By Jess Brown
In my early 20s, I began my quest to establish a budget in order to pay off some credit card debt and to start figuring out my life. I discovered that I was really good at planning things out, but due to lots of bills and an entry-level salary living in New York City, I was finding it hard to be reasonable financially. What I mean is that I tried to prioritize bills and debt over my own quality of life. I would try to buy the bare minimum for food prep, for example. Or I would feel guilty if I needed a new package of socks. It wasn’t my most proud season of life. But during that time, I felt like God was telling me to relax. Not to be reckless with my money and not care about my financial responsibilities, but to realize that I need to put my health and well-being first or I won’t be able to function to make a living. I didn’t have to “punish” myself in order to get ahead financially. Instead, I needed to trust that God was ultimately going to work it all out.
Since September 2016, I’ve been optimizing and rethinking the way I have been budgeting and organizing my financial life. I wanted to be able to check things off when they were due and mark those items as paid. I also wanted to look ahead to figure out when my expenses occurred more annually than monthly. As I refer to my 2017 Heavenly Planner (which you can win now over at Imperishable Beauty’s Instagram giveaway contest that ends at Midnight EST on March 3rd), I realized that this is something that, while not literally included in the spread, is still an underlying theme we are asked seasonally to consider. These are:
- Refocus – Get back to what really matters
- Generosity Planning – What can I reasonably give when it comes to taking care of myself with my finances and time? What can I work on giving to others? What am I budgeting for?
- Heart Check – What do I need to let go of?
Early this year, I realized that these questions can also be viewed with a financial eye:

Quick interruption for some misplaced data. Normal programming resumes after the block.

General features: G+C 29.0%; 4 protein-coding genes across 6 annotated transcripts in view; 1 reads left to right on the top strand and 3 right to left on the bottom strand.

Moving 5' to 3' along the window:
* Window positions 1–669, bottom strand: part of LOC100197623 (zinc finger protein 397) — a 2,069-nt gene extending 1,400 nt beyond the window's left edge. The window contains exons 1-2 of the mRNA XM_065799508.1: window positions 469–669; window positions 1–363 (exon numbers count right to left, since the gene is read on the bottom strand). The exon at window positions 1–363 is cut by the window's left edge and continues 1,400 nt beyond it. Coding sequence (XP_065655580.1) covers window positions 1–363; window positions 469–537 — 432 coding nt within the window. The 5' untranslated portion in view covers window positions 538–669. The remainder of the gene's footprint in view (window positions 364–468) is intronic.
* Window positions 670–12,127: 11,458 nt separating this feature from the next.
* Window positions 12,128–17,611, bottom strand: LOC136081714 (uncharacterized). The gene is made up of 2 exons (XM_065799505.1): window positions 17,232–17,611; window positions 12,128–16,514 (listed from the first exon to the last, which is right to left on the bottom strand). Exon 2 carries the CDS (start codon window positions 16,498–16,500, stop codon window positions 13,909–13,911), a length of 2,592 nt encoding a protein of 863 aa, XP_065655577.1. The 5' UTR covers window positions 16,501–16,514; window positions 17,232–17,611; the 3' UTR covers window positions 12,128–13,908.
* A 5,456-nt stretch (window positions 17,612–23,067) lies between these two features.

- Refocus – Am I buying things that I don’t really need to cope with my hard times? Am I overspending in one area of life when some of that money could be re-allocated to something else that I am passionate about?
- Generosity Planning – What are some things I need to set aside money for when it comes to myself that will ensure I am taking care of my mental and physical well-being? What money can I set aside to help others? What sporadic expenses come up in the year that need separate budgets (i.e. vacation)?
- Heart Check – What do I need to let go of? Am I relying on building my own empire and security or is there room to let God in? Am I using my money for unhealthy things?
Something that I found very helpful this year was to take a step back to look at my annual spending. At this point, I know what my monthly expenses are so there’s not really many surprises there but I sometimes have a tendency to fall into mindless spending with any money I have left over. If I went to Duane Reade during lunch, for example, I might pick up toothpaste that I don’t need yet, or a cheap lipstick because why not? And while I think all of those things are fine, I don’t necessarily want to replace toothpaste when I have at least a month of use left or accrue 20 lipsticks when I don’t really need them. #BeenThere
Can anyone relate? If so, I created a more user-friendly version of the spreadsheet I use for anyone to download to start evaluating their annual spending and to position themselves for better success in 2017 and beyond. Click on this link to download the spreadsheet.
Now it’s your turn. Here are some suggestions to get started:
- Look at your natural spending habits via your online bank account
- Mark down when you need to buy contacts at the same time every year
- Mark down when you need to go to the dentist at the same time(s) every year
- Look at your electronic receipts in your gmail: What kinds of things do you like buying? When you have money left over, do you like to go to the spa? Do you like to buy something new at the mall or at your favorite online shop? – Identify what these are and how much your typical purchase might be
- Look at your tithing: Are there annual opportunities for a special donation (i.e. year-end church donation)? If so, add that to the month(s) you are donating